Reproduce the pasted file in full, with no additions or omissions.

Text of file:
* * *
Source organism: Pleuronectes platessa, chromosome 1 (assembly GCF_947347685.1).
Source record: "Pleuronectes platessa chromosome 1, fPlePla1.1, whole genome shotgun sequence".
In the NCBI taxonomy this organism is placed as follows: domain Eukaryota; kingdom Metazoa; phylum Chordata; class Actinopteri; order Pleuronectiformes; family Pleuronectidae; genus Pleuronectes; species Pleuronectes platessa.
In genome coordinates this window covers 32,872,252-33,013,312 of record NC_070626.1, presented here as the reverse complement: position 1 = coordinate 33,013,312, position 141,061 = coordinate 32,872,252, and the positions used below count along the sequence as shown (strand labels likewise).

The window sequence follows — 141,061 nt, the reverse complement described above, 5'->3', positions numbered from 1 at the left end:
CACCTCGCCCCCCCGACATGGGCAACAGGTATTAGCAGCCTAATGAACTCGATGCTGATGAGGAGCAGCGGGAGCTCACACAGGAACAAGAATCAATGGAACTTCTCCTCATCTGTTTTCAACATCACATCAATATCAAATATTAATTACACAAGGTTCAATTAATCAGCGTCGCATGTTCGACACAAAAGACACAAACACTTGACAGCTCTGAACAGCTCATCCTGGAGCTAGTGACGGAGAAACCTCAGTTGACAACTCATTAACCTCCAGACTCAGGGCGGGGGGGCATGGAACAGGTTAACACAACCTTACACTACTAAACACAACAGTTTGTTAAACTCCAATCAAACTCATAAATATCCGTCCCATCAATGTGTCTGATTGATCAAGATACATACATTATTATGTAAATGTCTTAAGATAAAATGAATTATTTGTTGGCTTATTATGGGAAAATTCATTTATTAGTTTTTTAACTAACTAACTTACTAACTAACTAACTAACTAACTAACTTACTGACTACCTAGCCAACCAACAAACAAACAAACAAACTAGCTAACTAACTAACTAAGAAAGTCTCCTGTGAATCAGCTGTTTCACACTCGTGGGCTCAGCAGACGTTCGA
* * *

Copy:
Source organism: Pleuronectes platessa, chromosome 1 (assembly GCF_947347685.1).
Source record: "Pleuronectes platessa chromosome 1, fPlePla1.1, whole genome shotgun sequence".
In the NCBI taxonomy this organism is placed as follows: domain Eukaryota; kingdom Metazoa; phylum Chordata; class Actinopteri; order Pleuronectiformes; family Pleuronectidae; genus Pleuronectes; species Pleuronectes platessa.
In genome coordinates this window covers 32,872,252-33,013,312 of record NC_070626.1, presented here as the reverse complement: position 1 = coordinate 33,013,312, position 141,061 = coordinate 32,872,252, and the positions used below count along the sequence as shown (strand labels likewise).

The window sequence follows — 141,061 nt, the reverse complement described above, 5'->3', positions numbered from 1 at the left end:
CACCTCGCCCCCCCGACATGGGCAACAGGTATTAGCAGCCTAATGAACTCGATGCTGATGAGGAGCAGCGGGAGCTCACACAGGAACAAGAATCAATGGAACTTCTCCTCATCTGTTTTCAACATCACATCAATATCAAATATTAATTACACAAGGTTCAATTAATCAGCGTCGCATGTTCGACACAAAAGACACAAACACTTGACAGCTCTGAACAGCTCATCCTGGAGCTAGTGACGGAGAAACCTCAGTTGACAACTCATTAACCTCCAGACTCAGGGCGGGGGGGCATGGAACAGGTTAACACAACCTTACACTACTAAACACAACAGTTTGTTAAACTCCAATCAAACTCATAAATATCCGTCCCATCAATGTGTCTGATTGATCAAGATACATACATTATTATGTAAATGTCTTAAGATAAAATGAATTATTTGTTGGCTTATTATGGGAAAATTCATTTATTAGTTTTTTAACTAACTAACTTACTAACTAACTAACTAACTAACTAACTTACTGACTACCTAGCCAACCAACAAACAAACAAACAAACTAGCTAACTAACTAACTAAGAAAGTCTCCTGTGAATCAGCTGTTTCACACTCGTGGGCTCAGCAGACGTTCGA